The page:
Wednesday, September 9, 2009

Does the term “Oreo” always haunt the Urban Chameleon?

by today's Urban Chameleon contributor

Growing up living in a predominantly Black neighborhood and commuting to an all white neighborhood where my parents sent me to school I definitely experienced the “confused years.” I was considered neither Black nor white enough. I can remember clear as day the first time this little Black girl from around the way, whispered “Oreo” at me under her breath after my mom shouted out the window for her to put down a toy of mine she was mishandling. The connection? She was embarrassed and felt the need to taunt me. I can also remember the white girls at school telling me that I was not like the “others.” Cut to 20 years later- same sh*t different century

I was recently out to dinner with a friend of mine who came to meet me after wrapping up his last day on an acting job. He was telling me how the white people on set asked if he was from the suburbs. We both busted out laughing knowing that his designer John Varvatos shirts, slip on suede shoes and pronunciation of his “i-n-g-s” is what was throwing these folks off. But we both knew this Harlem-ite, reformed drug dealer, damn near high school drop out whose version of anger management growing up was to shoot different kinds of guns off the rooftops of the projects was NOT from the suburbs. However, his second identity was born when he was accepted to Yale on a drama scholarship and for the first time had to exist amongst white folks. What was at first an uncomfortable (to say the least) adjustment for him to make eventually turned into him mastering the ability of being an Urban Chameleon-but now what? What did that mean? Especially if white people are STILL so curious to know where the hell you’re from.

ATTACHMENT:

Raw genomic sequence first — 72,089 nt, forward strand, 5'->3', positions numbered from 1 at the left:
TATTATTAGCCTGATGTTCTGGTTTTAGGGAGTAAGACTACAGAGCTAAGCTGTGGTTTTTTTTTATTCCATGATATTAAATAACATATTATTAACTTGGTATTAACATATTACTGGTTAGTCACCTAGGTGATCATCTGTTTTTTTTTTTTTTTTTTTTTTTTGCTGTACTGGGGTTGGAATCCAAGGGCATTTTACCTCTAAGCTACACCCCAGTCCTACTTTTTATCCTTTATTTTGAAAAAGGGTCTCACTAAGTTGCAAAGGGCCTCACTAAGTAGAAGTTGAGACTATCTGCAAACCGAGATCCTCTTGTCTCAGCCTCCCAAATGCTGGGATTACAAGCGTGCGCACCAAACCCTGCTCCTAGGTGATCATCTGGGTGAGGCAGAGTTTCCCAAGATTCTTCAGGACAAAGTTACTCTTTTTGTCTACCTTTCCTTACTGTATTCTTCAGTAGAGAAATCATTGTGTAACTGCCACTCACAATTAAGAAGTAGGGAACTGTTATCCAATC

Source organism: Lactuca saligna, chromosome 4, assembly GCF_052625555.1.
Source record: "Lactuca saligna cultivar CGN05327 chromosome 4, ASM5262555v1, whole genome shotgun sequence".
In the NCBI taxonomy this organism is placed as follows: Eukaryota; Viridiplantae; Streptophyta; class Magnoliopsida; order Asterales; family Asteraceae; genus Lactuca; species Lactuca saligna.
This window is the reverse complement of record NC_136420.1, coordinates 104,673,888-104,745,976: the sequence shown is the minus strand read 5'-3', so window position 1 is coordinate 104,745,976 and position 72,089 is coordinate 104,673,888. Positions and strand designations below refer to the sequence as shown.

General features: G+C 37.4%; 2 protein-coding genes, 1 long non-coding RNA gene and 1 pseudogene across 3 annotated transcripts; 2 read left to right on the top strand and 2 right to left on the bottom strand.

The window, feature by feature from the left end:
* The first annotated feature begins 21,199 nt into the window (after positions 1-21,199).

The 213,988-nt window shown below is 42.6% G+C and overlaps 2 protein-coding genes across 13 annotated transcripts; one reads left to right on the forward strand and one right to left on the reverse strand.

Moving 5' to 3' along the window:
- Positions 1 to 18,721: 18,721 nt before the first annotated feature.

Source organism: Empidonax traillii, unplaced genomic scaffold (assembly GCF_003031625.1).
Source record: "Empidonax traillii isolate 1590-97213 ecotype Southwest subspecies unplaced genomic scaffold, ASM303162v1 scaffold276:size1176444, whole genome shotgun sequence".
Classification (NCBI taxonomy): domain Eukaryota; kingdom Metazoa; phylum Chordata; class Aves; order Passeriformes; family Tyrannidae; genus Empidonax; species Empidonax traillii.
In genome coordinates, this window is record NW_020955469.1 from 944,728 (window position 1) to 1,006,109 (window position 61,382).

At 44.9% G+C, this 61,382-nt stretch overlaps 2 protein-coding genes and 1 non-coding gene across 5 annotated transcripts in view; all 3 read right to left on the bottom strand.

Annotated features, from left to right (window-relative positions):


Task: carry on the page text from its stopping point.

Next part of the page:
The reality is- it doesn’t matter where you’re from. At the end of the day it comes down to where people think you’re from and you can choose whether or whether not to correct them. He said that he enjoyed eventually telling them folks that he grew up in the projects in Harlem – it was his attempt to shake up their perspective of what they think they know about one particular group of people. It’s then that I realized that being an Urban Chameleon is a state of mind where hopefully you are no longer confused as I once was growing up- where you’ve experienced enough worlds that you’re the one that’s now clear.

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